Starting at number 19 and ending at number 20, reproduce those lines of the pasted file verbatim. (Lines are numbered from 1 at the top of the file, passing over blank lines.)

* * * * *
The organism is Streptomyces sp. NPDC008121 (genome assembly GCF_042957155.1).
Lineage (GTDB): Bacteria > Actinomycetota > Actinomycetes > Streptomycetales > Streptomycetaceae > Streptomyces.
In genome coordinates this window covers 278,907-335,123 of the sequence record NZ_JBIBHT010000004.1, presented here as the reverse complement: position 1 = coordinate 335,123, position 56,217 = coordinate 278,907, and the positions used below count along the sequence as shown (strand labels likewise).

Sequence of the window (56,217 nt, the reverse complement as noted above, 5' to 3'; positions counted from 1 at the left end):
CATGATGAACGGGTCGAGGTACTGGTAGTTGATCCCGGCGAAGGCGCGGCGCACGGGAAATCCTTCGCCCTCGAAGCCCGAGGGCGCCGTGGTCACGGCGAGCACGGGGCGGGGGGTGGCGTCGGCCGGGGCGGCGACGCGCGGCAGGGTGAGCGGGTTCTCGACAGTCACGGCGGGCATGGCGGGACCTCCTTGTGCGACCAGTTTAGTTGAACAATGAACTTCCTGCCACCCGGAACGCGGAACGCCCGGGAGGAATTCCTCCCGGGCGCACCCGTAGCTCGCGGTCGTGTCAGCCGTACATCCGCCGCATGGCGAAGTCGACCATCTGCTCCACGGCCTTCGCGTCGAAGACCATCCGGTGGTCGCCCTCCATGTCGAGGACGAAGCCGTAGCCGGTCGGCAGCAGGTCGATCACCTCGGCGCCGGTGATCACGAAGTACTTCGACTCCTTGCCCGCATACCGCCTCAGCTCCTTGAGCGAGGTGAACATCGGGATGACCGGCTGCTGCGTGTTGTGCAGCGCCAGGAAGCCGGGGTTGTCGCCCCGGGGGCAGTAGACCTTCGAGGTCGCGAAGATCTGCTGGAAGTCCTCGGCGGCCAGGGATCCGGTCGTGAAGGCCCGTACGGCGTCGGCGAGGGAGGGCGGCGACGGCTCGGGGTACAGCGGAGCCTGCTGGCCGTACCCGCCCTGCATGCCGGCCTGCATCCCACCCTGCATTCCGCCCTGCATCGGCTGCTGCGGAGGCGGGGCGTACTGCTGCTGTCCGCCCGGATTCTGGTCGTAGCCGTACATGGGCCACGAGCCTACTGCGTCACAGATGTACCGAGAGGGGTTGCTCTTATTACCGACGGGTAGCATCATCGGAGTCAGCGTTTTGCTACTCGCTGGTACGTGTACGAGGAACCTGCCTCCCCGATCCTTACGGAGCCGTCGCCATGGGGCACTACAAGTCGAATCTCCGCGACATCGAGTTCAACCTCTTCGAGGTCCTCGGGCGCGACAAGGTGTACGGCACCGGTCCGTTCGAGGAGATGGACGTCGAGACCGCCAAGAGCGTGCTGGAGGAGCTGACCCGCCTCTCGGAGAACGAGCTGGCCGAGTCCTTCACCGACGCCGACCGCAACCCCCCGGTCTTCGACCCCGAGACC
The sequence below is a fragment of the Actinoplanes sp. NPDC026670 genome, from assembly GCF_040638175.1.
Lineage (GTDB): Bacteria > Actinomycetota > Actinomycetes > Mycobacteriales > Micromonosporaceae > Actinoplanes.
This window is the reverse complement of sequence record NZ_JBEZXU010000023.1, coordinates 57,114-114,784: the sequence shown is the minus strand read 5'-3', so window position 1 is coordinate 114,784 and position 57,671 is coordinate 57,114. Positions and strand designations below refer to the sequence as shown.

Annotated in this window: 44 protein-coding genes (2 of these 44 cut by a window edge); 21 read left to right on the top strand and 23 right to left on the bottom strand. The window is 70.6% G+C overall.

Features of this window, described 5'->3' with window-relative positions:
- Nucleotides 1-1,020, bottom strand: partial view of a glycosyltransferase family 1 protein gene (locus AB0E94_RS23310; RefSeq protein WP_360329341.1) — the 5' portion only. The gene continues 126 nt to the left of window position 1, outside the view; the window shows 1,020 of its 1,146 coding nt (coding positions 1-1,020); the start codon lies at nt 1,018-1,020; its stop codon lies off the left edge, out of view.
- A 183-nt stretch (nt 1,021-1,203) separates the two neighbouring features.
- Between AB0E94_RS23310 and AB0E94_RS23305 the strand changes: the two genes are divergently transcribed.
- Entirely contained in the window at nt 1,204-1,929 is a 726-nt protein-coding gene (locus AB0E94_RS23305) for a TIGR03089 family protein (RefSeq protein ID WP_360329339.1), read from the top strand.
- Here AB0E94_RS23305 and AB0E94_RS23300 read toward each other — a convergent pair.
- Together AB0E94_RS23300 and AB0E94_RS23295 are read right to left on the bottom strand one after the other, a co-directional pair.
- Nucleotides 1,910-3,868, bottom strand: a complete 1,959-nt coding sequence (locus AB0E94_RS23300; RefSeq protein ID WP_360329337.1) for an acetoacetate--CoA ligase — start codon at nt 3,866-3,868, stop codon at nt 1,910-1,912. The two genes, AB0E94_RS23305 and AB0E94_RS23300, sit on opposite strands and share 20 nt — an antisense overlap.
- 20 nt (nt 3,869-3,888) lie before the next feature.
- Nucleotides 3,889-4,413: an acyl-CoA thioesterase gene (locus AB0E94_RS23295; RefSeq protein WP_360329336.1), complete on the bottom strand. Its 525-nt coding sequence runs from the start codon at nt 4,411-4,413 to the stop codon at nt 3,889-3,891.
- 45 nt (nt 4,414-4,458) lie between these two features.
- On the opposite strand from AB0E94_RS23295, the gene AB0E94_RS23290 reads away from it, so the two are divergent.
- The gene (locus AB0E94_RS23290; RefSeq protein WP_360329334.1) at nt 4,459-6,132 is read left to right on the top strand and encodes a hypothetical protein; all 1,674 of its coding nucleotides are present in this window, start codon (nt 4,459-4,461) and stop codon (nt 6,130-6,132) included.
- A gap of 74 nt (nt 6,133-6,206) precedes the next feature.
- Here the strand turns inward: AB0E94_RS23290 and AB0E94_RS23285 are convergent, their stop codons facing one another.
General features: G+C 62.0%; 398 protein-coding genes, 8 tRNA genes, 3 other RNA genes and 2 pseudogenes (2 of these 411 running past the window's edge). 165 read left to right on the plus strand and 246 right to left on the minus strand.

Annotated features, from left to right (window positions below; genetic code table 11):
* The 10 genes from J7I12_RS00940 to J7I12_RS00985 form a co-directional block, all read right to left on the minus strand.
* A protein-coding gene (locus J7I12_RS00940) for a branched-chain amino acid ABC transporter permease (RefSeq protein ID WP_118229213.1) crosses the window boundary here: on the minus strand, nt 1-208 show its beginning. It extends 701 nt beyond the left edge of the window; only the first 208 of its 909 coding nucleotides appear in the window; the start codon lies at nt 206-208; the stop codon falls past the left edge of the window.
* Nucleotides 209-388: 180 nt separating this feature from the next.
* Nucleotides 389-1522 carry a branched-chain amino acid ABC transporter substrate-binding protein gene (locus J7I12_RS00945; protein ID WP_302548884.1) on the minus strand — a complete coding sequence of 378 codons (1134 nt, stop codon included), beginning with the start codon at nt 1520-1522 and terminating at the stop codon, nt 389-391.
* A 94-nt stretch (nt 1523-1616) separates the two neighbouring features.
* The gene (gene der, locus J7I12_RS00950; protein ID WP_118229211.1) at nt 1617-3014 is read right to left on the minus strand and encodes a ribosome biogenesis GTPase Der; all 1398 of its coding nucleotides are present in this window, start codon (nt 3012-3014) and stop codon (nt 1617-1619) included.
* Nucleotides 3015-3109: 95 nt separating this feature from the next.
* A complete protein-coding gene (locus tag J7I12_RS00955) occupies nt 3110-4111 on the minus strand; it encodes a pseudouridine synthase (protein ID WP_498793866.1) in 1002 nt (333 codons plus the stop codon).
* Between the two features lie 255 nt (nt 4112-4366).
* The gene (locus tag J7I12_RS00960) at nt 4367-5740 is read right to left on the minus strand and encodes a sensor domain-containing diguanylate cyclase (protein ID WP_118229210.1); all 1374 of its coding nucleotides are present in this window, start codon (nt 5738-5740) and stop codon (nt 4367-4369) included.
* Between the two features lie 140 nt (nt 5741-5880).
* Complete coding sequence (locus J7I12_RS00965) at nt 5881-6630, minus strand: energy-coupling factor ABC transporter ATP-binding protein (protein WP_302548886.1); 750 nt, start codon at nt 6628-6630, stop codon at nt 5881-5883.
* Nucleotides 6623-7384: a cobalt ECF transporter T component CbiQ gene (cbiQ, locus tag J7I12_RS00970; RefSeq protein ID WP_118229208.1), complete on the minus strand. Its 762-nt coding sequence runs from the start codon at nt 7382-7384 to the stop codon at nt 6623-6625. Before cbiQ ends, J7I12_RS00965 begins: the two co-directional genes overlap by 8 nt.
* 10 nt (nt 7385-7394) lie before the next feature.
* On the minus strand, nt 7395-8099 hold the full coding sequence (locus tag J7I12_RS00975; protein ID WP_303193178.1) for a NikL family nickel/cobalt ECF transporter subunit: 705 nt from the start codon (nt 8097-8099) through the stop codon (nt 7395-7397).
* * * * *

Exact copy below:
- Nucleotides 3,889-4,413: an acyl-CoA thioesterase gene (locus AB0E94_RS23295; RefSeq protein WP_360329336.1), complete on the bottom strand. Its 525-nt coding sequence runs from the start codon at nt 4,411-4,413 to the stop codon at nt 3,889-3,891.
- 45 nt (nt 4,414-4,458) lie between these two features.